If the same team functions under a product manager, they’d be involved in the software’s ongoing performance, performing maintenance regularly to keep in top shape.
To sum it all up: project management prioritises building things the right way, whereas product management emphasizes building the right things.
To determine which approach best suits organisational transformations, we need to know the kind of transformations most businesses are undergoing today and what’s driving them.
Let’s quickly review these two prerequisites and determine the most suitable approach to business transformation afterwards.
Today’s business transformations fall into three broad categories:
- Digital transformation: refers to adopting new technology to improve the customer experience by rethinking products and the processes, innovations, and operational efficiencies that support them.
- Data transformation: refers to a deliberate effort by an organisation to adopt new data management capabilities and develop a data culture that puts information (instead of opinion and human intuition) at the centre of product development and innovation.
This kind of transformation gives organisations more factual insights into the various aspects of the customer experience, allowing them to identify existing competencies and areas that need improvement.
- Solutions transformation: means rethinking approaches to the design, development, bundling, and selling of products to realign all organisational functions around customer expectations and preferences. Doing this sees an organisation’s ditch disjointed point solutions for a holistic approach to providing the complete product experience.
If you take a closer look at what drives these kinds of business transformations, you’ll notice that they’re all centred around one thing: improving the customer experience. In other words, most business transformations are triggered by the need to serve the customer better.
This sentiment was echoed in IDG’s latest research, where the need to improve customer experiences was identified as one of the main drivers of digital business transformations alongside the need for business agility and better employee productivity.
So, the need to meet customer expectations is driving most transformations in the modern age. It makes sense, too.
Salesforce’s “State of the Connected Customer” report highlights the importance of meeting consumer expectations, noting that:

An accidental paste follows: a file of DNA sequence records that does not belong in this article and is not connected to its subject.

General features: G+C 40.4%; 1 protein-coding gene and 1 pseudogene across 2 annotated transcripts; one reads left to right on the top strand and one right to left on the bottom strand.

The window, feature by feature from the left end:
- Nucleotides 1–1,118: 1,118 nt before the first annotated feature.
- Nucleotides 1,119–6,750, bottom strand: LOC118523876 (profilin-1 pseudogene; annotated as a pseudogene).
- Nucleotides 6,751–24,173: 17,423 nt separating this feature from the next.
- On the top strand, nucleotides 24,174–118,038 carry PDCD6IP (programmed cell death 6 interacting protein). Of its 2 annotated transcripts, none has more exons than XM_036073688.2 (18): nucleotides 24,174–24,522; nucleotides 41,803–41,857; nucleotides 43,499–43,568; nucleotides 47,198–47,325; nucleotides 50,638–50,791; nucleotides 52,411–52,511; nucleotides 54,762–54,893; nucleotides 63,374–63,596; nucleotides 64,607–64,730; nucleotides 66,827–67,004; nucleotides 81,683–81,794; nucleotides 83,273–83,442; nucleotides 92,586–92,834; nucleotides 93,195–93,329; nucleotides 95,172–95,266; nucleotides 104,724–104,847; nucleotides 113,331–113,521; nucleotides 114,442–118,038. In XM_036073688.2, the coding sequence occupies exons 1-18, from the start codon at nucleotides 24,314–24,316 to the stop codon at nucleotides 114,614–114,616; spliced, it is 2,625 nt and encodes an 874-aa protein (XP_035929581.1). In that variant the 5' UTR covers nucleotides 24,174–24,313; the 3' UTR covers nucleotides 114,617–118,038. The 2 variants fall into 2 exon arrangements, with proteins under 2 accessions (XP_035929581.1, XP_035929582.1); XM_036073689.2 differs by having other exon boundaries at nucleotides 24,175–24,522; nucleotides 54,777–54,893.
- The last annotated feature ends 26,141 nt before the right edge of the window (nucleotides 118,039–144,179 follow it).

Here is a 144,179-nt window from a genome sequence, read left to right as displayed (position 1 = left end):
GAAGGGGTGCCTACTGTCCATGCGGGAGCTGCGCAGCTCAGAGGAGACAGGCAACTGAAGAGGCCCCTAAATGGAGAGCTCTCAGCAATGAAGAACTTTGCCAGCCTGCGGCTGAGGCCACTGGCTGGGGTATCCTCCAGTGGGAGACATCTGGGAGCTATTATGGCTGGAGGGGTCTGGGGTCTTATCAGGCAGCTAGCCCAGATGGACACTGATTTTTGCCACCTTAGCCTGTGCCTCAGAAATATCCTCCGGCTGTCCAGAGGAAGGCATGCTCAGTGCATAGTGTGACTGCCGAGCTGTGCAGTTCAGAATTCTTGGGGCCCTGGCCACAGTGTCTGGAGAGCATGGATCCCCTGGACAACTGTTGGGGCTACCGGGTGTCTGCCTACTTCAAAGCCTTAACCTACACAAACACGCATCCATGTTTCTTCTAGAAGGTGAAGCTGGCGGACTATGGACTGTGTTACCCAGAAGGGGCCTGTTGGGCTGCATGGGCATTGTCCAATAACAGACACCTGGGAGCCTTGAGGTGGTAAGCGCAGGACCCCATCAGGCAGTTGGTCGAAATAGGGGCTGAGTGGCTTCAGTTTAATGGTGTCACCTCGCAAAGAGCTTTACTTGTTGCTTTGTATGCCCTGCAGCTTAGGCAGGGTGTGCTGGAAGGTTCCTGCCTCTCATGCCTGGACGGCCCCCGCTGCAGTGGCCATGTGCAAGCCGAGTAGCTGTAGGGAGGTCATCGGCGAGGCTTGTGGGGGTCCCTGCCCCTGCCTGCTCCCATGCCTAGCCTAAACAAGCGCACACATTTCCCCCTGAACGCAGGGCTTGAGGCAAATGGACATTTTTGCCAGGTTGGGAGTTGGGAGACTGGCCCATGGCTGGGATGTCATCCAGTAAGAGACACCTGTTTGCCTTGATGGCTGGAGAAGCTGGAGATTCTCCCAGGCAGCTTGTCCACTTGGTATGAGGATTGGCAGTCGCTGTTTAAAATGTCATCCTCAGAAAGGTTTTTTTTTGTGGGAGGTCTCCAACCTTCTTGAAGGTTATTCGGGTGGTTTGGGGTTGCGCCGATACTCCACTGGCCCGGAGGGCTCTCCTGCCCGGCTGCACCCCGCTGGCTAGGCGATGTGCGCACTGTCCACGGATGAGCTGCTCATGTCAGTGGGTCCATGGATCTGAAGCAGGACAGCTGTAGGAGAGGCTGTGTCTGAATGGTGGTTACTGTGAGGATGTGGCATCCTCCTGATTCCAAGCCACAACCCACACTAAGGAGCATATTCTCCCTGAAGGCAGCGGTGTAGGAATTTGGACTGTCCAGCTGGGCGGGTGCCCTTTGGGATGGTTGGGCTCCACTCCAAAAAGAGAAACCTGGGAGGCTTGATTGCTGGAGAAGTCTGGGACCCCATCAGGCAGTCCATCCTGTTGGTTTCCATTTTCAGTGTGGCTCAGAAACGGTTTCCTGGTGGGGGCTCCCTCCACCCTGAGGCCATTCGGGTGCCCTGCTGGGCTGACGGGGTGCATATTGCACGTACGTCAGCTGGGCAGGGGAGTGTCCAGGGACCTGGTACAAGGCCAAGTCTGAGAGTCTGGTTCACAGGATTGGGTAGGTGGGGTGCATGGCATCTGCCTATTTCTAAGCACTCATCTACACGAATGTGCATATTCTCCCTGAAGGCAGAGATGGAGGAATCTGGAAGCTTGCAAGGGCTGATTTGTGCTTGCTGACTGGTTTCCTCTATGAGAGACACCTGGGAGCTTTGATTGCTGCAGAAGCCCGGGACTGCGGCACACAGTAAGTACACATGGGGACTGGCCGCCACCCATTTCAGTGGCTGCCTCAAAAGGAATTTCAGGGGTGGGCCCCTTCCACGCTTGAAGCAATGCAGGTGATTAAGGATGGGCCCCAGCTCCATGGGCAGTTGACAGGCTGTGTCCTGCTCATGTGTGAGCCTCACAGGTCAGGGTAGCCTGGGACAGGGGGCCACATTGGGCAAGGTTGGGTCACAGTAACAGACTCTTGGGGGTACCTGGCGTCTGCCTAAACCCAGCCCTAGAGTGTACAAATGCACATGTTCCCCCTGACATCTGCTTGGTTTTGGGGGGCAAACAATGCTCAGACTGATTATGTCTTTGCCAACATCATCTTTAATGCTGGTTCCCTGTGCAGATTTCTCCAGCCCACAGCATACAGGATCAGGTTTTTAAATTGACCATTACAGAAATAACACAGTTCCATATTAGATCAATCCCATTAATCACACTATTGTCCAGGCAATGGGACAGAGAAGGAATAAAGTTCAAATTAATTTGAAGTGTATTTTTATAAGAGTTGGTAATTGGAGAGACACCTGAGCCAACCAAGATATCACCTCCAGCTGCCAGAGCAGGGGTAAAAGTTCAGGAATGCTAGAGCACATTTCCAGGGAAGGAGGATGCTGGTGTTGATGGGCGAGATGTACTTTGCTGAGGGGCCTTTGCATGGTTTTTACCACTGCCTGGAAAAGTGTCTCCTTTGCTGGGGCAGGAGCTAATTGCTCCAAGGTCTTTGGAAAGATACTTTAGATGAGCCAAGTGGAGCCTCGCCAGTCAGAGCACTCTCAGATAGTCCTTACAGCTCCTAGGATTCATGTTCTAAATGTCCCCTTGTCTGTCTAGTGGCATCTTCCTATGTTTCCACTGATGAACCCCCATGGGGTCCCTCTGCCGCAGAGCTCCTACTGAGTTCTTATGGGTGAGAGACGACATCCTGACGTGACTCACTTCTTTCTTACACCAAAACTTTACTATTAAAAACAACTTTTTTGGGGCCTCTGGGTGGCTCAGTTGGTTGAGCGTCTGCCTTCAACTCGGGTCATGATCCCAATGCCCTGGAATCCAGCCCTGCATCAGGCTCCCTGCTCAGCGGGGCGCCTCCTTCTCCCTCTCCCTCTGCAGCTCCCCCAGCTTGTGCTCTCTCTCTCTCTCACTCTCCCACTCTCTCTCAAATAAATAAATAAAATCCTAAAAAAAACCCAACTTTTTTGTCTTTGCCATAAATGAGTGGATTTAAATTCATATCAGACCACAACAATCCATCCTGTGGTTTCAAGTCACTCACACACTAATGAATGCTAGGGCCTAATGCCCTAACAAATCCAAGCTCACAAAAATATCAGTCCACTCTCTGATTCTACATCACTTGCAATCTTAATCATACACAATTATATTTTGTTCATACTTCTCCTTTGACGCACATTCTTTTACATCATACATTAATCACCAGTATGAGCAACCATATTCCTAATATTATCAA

- 80% of consumers consider customer experience equally as important as the quality of services/products provided by a company.
- 66% of consumers expect brands to understand what they need and expect.
These are just the highlights. If you look at the report, you’ll find tons of other relevant findings on the importance of understanding what your customers need and expect.
Product management is better suited to business transformations than project management because:
- It’s agile.
- It focuses on value creation instead of milestones.
- It allows discovery/ideation and delivery phases to run parallel, providing a continuous stream of ideas.
Let’s discuss each of the statements in greater detail.
Focusing on value creation instead of achieving project milestones allows businesses to formulate consumer-centric value streams, helping improve the customer experience.
And since success is measured through actual business outcomes rather than completion of milestones, there’s more focus on merits like cost reduction, customer satisfaction, and revenue generation, which are more crucial in business transformation.
Adopting an iterative strategy allows teams to regularly solicit customer feedback and act on it every step of the way. This adds flexibility to product development and allows businesses to adapt more efficiently to changing customer needs.
That’s different from project management, where products are created purely based on the initial analysis of customer preferences (during the planning phase).
There’s minimal adjustment during the development process, which can be detrimental to customer satisfaction given how fast consumer needs evolve in the modern world.
Such is the focus on agile in product management that product teams have a designated role for driving agile events: the scrum master. This person plays an essential role in ensuring that teams operate to their full potential by ensuring:
- An agile operating model is formulated and followed to the latter.
- Agile blockers are removed.
Agile blockers are any hurdles that slow down product delivery or stop it altogether. Team blockers slow down a team’s progress on a task.